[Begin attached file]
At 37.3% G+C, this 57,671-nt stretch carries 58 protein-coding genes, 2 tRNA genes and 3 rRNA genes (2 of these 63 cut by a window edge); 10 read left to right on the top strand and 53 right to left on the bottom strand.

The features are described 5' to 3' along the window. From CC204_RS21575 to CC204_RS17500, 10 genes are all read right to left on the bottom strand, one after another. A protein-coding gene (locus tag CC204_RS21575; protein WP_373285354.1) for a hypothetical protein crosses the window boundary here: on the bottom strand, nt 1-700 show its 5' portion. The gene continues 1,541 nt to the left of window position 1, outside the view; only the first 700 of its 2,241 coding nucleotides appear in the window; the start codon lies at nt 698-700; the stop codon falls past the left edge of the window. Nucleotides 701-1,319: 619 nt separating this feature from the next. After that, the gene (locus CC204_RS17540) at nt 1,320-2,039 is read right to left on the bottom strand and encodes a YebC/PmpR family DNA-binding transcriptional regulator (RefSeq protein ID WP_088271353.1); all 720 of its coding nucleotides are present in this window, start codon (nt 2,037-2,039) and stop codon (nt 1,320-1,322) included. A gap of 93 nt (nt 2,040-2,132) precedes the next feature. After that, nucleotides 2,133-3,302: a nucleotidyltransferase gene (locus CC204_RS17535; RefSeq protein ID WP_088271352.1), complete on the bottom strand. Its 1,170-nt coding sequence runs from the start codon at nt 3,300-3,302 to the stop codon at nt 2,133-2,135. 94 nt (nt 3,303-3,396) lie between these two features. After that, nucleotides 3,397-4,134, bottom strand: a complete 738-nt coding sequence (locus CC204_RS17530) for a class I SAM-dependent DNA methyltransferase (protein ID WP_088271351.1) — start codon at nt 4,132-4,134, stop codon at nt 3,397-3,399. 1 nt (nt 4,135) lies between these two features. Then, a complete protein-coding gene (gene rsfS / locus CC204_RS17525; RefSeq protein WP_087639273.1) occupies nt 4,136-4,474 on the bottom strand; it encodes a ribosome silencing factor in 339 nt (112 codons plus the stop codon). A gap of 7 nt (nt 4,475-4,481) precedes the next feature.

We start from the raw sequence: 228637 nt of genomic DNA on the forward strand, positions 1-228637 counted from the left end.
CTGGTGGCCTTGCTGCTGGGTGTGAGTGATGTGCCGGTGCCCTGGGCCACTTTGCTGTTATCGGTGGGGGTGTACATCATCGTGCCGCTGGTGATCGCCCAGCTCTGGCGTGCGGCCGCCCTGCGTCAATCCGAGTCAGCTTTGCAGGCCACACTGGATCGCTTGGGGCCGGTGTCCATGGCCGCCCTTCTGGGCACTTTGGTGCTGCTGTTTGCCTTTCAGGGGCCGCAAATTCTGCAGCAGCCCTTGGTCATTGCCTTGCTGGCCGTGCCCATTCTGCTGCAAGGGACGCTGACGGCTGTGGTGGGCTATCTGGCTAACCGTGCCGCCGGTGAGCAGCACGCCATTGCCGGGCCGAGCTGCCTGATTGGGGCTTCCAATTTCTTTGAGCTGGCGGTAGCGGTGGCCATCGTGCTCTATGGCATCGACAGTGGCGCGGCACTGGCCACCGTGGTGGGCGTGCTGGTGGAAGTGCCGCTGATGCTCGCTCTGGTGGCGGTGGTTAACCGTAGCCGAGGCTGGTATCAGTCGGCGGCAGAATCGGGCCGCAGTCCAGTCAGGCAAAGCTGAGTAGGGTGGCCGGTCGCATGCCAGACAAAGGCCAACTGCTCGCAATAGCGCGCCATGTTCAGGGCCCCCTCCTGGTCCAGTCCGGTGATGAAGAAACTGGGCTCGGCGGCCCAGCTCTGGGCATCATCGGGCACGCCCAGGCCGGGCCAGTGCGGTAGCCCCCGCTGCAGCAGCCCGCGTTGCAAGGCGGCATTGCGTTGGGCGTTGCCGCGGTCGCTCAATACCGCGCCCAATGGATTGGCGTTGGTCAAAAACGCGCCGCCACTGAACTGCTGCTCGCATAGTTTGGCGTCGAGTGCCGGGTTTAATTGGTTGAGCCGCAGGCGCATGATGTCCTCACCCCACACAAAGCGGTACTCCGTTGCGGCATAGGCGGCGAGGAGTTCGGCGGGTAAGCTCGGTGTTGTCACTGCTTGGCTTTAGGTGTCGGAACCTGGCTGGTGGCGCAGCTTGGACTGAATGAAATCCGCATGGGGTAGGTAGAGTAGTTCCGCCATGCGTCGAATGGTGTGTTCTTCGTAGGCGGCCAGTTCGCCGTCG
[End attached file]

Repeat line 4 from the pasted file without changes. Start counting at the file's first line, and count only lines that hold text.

CTGGTGGCCTTGCTGCTGGGTGTGAGTGATGTGCCGGTGCCCTGGGCCACTTTGCTGTTATCGGTGGGGGTGTACATCATCGTGCCGCTGGTGATCGCCCAGCTCTGGCGTGCGGCCGCCCTGCGTCAATCCGAGTCAGCTTTGCAGGCCACACTGGATCGCTTGGGGCCGGTGTCCATGGCCGCCCTTCTGGGCACTTTGGTGCTGCTGTTTGCCTTTCAGGGGCCGCAAATTCTGCAGCAGCCCTTGGTCATTGCCTTGCTGGCCGTGCCCATTCTGCTGCAAGGGACGCTGACGGCTGTGGTGGGCTATCTGGCTAACCGTGCCGCCGGTGAGCAGCACGCCATTGCCGGGCCGAGCTGCCTGATTGGGGCTTCCAATTTCTTTGAGCTGGCGGTAGCGGTGGCCATCGTGCTCTATGGCATCGACAGTGGCGCGGCACTGGCCACCGTGGTGGGCGTGCTGGTGGAAGTGCCGCTGATGCTCGCTCTGGTGGCGGTGGTTAACCGTAGCCGAGGCTGGTATCAGTCGGCGGCAGAATCGGGCCGCAGTCCAGTCAGGCAAAGCTGAGTAGGGTGGCCGGTCGCATGCCAGACAAAGGCCAACTGCTCGCAATAGCGCGCCATGTTCAGGGCCCCCTCCTGGTCCAGTCCGGTGATGAAGAAACTGGGCTCGGCGGCCCAGCTCTGGGCATCATCGGGCACGCCCAGGCCGGGCCAGTGCGGTAGCCCCCGCTGCAGCAGCCCGCGTTGCAAGGCGGCATTGCGTTGGGCGTTGCCGCGGTCGCTCAATACCGCGCCCAATGGATTGGCGTTGGTCAAAAACGCGCCGCCACTGAACTGCTGCTCGCATAGTTTGGCGTCGAGTGCCGGGTTTAATTGGTTGAGCCGCAGGCGCATGATGTCCTCACCCCACACAAAGCGGTACTCCGTTGCGGCATAGGCGGCGAGGAGTTCGGCGGGTAAGCTCGGTGTTGTCACTGCTTGGCTTTAGGTGTCGGAACCTGGCTGGTGGCGCAGCTTGGACTGAATGAAATCCGCATGGGGTAGGTAGAGTAGTTCCGCCATGCGTCGAATGGTGTGTTCTTCGTAGGCGGCCAGTTCGCCGTCG